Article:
With the proposed frac sand mine in Bridgeport Township approved for both conditional use and reclamation permits by the town board and zoning commission, only two other permits are needed—Wisconsin Department of Natural Resources air and stormwater permits—for operation to begin on lands leased by Pattison Sand Company, according to Pattison spokesperson Beth Regan.
“Pattison Sand Company has a couple more permits to obtain prior to beginning operations,” Regan said. “Once those are obtained, we can begin the on-site preparation process. Because much of the proposed mining area is beyond the Riverway Boundary, we can begin operations without the Riverway permits.”
Pattison was asked by the Lower Wisconsin State Riverway Board to voluntarily withdraw their permit application with riverway board on March 14, which Pattison swiftly declined to do.
Meanwhile, three citizen groups have joined resources and are seeking legal counsel, hoping to continue the fight against the frac sand mine which began at an overflow meeting of the Bridgeport Plan Commission held Nov. 14, 2013 to discuss the Pattison Sand application for a conditional use permit.
Bridgeport Concerned Citizens (BCC), Crawford Stewardship Project (CSP) and Friends of the Lower Wisconsin (FLOW) have sought legal counsel regarding the permits issued to Pattison Sand Company in Bridgeport Township. The groups cite a lack of regulation in the permitting and non-responsiveness by the town board and zoning commission during the permitting process as cause for seeking legal review.
“Bridgeport Concerned Citizens presented the township with 164 signatures from residents and 245 total in opposition to this frac sand mine,” Sheila Linder said. “Any other township would have responded with respect and serious review. Why did the officials choose to side with three landowners and Pattison Sand of Iowa over the majority of their citizens, over our financial welfare and quality of life?”
The township’s zoning code states conditional uses must be “found not to be hazardous, harmful, offensive, or otherwise adverse to the environment or the value of the neighborhood or town.” The groups argue that the township zoning commission failed to meet these stipulations during the permitting process.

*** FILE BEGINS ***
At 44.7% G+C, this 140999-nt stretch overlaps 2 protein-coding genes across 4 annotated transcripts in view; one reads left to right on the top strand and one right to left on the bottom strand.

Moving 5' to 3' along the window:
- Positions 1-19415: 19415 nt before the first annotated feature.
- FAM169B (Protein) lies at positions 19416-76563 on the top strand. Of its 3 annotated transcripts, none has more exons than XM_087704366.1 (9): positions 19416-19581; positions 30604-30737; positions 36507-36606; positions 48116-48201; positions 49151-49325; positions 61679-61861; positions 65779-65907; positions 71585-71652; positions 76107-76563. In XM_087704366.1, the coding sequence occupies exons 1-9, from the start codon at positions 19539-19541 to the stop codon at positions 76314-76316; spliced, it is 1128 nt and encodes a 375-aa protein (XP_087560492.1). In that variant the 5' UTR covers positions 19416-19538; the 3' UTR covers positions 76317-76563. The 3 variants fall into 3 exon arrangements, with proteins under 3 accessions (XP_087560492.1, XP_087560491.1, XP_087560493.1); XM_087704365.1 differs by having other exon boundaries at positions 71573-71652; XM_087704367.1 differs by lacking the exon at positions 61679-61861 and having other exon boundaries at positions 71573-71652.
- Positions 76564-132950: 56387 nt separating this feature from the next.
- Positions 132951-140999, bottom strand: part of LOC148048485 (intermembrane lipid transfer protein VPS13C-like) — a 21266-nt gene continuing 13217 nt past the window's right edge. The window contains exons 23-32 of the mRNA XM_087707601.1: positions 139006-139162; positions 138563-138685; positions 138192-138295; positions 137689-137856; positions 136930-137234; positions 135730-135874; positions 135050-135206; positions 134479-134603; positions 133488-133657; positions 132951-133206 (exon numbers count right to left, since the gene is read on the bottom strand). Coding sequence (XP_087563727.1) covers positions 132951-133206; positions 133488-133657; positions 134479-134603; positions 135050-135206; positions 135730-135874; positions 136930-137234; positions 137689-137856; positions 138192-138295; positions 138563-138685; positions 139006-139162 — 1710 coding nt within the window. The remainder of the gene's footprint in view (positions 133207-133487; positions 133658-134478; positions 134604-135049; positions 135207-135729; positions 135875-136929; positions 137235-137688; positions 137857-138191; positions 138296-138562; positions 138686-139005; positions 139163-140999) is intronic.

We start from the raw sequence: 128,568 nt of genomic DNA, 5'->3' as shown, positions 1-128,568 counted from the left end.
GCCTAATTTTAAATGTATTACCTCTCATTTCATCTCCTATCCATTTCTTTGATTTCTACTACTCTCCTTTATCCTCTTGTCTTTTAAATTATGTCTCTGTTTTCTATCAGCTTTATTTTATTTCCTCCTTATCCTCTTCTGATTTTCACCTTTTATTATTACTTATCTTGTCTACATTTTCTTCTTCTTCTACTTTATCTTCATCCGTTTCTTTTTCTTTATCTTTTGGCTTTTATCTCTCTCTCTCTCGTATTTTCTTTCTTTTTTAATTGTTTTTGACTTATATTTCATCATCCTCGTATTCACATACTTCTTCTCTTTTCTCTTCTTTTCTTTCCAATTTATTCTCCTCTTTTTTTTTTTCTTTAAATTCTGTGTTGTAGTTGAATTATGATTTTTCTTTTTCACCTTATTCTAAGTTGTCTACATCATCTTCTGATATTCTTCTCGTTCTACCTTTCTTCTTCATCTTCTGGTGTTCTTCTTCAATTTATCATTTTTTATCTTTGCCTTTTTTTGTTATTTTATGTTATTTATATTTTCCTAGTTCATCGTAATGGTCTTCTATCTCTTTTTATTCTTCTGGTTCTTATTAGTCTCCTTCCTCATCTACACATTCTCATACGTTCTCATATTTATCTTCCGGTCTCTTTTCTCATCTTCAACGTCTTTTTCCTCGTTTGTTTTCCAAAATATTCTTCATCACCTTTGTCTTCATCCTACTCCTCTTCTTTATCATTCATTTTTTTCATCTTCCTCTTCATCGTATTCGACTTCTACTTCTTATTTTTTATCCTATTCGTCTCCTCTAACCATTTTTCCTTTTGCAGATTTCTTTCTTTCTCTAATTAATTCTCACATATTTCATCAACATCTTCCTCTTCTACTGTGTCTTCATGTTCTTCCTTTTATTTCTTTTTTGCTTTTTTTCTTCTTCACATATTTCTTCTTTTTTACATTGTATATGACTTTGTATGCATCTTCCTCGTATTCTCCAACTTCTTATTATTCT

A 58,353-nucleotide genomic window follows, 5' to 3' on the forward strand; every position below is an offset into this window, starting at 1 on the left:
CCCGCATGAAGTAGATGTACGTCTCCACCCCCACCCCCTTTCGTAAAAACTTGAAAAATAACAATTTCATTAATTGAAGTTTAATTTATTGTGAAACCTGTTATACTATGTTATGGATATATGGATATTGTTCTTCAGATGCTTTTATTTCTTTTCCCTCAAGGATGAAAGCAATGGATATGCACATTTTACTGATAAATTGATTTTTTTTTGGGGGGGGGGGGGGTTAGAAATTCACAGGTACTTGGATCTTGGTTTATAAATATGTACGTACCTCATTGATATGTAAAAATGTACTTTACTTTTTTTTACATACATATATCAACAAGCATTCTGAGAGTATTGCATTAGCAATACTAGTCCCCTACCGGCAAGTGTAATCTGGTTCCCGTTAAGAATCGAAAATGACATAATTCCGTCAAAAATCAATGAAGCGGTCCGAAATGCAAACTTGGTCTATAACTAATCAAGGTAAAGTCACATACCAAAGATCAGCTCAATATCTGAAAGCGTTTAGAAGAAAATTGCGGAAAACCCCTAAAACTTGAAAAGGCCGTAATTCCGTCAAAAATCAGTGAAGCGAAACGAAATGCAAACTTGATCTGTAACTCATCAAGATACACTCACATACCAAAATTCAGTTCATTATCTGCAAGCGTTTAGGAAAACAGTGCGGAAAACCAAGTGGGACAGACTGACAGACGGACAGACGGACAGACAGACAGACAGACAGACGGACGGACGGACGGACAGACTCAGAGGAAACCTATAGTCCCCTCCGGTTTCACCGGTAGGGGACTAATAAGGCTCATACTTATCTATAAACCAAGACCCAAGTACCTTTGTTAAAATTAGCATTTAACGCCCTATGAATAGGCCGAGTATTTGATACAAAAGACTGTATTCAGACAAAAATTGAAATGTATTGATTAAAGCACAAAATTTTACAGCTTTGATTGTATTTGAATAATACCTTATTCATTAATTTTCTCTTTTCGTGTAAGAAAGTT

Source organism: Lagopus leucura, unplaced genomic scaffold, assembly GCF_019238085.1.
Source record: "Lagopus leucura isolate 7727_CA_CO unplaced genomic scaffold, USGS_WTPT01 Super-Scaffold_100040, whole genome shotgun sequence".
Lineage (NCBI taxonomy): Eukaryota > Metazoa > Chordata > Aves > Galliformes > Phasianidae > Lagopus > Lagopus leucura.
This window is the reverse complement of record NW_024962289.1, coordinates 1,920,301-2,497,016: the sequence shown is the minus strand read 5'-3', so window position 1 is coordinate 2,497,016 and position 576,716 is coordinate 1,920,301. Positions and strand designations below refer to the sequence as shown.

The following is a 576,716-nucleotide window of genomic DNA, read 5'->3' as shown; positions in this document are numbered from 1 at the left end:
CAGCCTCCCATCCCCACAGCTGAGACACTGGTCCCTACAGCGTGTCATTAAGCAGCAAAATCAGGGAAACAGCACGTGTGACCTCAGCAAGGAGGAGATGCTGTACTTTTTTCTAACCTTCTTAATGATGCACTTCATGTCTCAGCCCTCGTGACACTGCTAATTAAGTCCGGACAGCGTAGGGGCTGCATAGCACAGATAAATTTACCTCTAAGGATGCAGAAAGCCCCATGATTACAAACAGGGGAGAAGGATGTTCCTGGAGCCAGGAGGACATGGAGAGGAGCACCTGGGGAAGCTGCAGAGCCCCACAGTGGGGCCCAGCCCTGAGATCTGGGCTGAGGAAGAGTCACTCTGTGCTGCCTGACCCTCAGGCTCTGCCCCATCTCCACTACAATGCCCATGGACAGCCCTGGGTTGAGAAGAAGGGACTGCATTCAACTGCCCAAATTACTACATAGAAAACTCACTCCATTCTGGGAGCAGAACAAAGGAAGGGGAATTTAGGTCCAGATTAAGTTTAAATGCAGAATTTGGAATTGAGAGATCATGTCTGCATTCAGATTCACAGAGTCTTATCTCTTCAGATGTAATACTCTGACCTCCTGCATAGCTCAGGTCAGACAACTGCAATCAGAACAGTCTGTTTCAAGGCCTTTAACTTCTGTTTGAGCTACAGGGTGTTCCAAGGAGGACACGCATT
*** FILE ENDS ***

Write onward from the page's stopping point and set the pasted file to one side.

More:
“The zoning ordinance of Bridgeport Township was begging for refusal of the sand mine or substantial regulation,” said Edie Ehlert, Crawford Stewardship Project Co-coordinator.
“Destruction of agricultural land and reduced residential property values are a major concern, and our officials ignored those serious considerations,” commented Loren Fishler, a lifelong farmer near the mine site.
The proposed mine, the first in Crawford County, will be sited on 305 acres, with 120 acres to be actively mined, on land leased for 60 years from recently unseated township supervisor Rodney Marfilius and his wife Sandra, and adjacent property owners Earl and Amber Pulda and Lee and Joan Pulda.
Pattison chose to make no response to the fact that the citizen groups are seeking legal advice from Glenn Reynolds of Reynolds and Associates of Madison, an attorney specializing in natural resource law.
“We have made numerous commitments concerning this development and we intend to keep them,” Regan said.
Outside of a lawsuit, the fact of the mine could be moot, at least until such time as the permits were to be renewed.
Even if the township were to revisit their ordinance, which they are entitled to do at any time, the current permits would be “grandfathered in” because the town cannot legally alter the terms of an agreement they have approved, according to Rick Stadelman, the Executive Director with the Wisconsin Towns Association.
“Typically, licensing, permit ordinances can be modified at any time a governmental body chooses to do so,” Stadelman said. “But, they cannot be imposed effective immediately on anyone under said permit or license.
“They (the modifications) can only be applied to an existing operation in the future, when that permit is up for renewal or review,” Stadelman explained.